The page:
Call To Eliminate ‘High-Risk’ Sections Of The National Highway
A report released today by the Australian Automobile Association into the priorities and safety of the National Highway System (NHS) has found that it is no safer to travel on than other roads in Australia.
The Report shows that 263 fatalities, or 14.6% of all road fatalities occurred on the NHS in the year 2000. Considering that the NHS handles 14.2% of total traffic volume, this is extremely disappointing.
The Executive Director of the Australian Automobile Association, Lauchlan McIntosh, said that, based on traffic volume, the NHS is no safer than the rest of Australia’s roads even though it is supposed to be the nation’s highest order road network, providing strategic links between major economic centres.
"The States and the Commonwealth have agreed to work towards a 40% reduction in fatalities by 2010. We believe the Commonwealth should adopt a similar target for the NHS and order its priorities and planning accordingly," Mr. McIntosh said.
"The Report clearly indicates that there are ‘high risk’ sections of the NHS and these ‘high risk’ sections should be addressed as a matter of urgency.
"Head-on collisions are a major cause of fatalities on highways yet only 7% of the NHS is divided. In Canada 25% of the national highway system is divided and in the United States 70% is divided. While not suggesting we should match the US and Canadian levels, AAA believes it is time that the design standards for the NHS were reviewed.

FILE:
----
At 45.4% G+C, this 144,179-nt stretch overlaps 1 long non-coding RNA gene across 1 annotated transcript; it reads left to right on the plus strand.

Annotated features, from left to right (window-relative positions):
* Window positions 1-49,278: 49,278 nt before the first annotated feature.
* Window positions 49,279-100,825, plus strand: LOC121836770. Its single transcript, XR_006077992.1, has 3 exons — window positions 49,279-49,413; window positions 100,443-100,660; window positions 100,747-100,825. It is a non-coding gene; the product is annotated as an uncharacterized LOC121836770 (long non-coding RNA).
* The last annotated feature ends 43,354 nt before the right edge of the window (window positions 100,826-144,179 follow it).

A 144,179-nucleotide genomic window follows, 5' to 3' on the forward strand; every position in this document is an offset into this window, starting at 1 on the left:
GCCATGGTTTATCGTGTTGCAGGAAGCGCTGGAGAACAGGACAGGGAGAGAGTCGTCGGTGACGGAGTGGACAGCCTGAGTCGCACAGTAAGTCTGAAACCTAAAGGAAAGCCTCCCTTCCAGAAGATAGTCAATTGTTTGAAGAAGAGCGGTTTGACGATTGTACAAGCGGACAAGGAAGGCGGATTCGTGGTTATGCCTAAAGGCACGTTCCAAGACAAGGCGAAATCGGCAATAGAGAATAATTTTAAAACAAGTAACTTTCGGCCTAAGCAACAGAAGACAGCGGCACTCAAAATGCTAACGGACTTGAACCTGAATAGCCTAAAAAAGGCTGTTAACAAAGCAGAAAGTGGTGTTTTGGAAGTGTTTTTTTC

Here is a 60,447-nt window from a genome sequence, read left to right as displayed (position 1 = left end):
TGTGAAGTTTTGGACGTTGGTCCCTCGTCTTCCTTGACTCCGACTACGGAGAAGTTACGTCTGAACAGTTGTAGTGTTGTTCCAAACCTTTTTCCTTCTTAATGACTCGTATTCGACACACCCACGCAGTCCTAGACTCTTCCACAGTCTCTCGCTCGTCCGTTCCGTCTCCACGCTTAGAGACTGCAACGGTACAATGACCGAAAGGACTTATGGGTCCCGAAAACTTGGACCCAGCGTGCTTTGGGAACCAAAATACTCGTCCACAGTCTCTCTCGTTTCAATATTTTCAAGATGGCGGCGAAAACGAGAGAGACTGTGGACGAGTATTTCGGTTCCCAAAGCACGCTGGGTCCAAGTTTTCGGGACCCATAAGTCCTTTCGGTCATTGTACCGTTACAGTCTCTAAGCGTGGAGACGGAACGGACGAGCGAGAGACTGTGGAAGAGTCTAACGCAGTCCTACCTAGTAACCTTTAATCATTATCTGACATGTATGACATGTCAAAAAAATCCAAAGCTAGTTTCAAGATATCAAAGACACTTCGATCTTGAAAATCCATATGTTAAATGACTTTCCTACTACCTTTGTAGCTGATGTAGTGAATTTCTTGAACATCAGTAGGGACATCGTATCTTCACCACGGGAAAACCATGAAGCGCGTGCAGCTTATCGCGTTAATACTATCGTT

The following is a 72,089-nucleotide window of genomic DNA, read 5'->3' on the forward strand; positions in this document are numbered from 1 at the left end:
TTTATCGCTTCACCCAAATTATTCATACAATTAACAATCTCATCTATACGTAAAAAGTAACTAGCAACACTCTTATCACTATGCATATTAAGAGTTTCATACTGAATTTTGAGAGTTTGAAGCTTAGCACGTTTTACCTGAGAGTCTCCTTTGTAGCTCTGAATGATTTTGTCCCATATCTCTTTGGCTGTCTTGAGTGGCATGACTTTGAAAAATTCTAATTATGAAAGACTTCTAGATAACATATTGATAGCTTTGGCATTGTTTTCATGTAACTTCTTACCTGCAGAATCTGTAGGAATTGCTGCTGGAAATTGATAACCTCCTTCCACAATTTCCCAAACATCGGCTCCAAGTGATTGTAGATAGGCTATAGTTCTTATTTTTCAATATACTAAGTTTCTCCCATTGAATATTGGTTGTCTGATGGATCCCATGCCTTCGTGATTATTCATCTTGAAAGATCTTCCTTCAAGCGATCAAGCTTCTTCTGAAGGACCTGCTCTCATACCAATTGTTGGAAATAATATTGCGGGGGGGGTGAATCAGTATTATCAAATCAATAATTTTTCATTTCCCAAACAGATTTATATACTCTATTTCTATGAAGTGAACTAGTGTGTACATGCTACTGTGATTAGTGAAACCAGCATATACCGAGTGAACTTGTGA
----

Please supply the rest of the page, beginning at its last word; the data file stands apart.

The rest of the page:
"The Report demonstrates that there has been a substantial funding shortfall for the NHS for many years. While we accept there is no magic-wand solution to this funding shortfall we strongly urge the Federal Government to adopt a 5-year rolling works program and 10-year strategic plan for the NHS and to make it a funding priority during that period. We believe this should be a key objective for the incoming Howard Government.
"We have prepared this report to provide constructive input into the task of reducing Australia’s road toll by 40% by 2010. If this can be achieved, 700 fewer motorists will be dying on our roads annually by 2010," Mr. McIntosh said.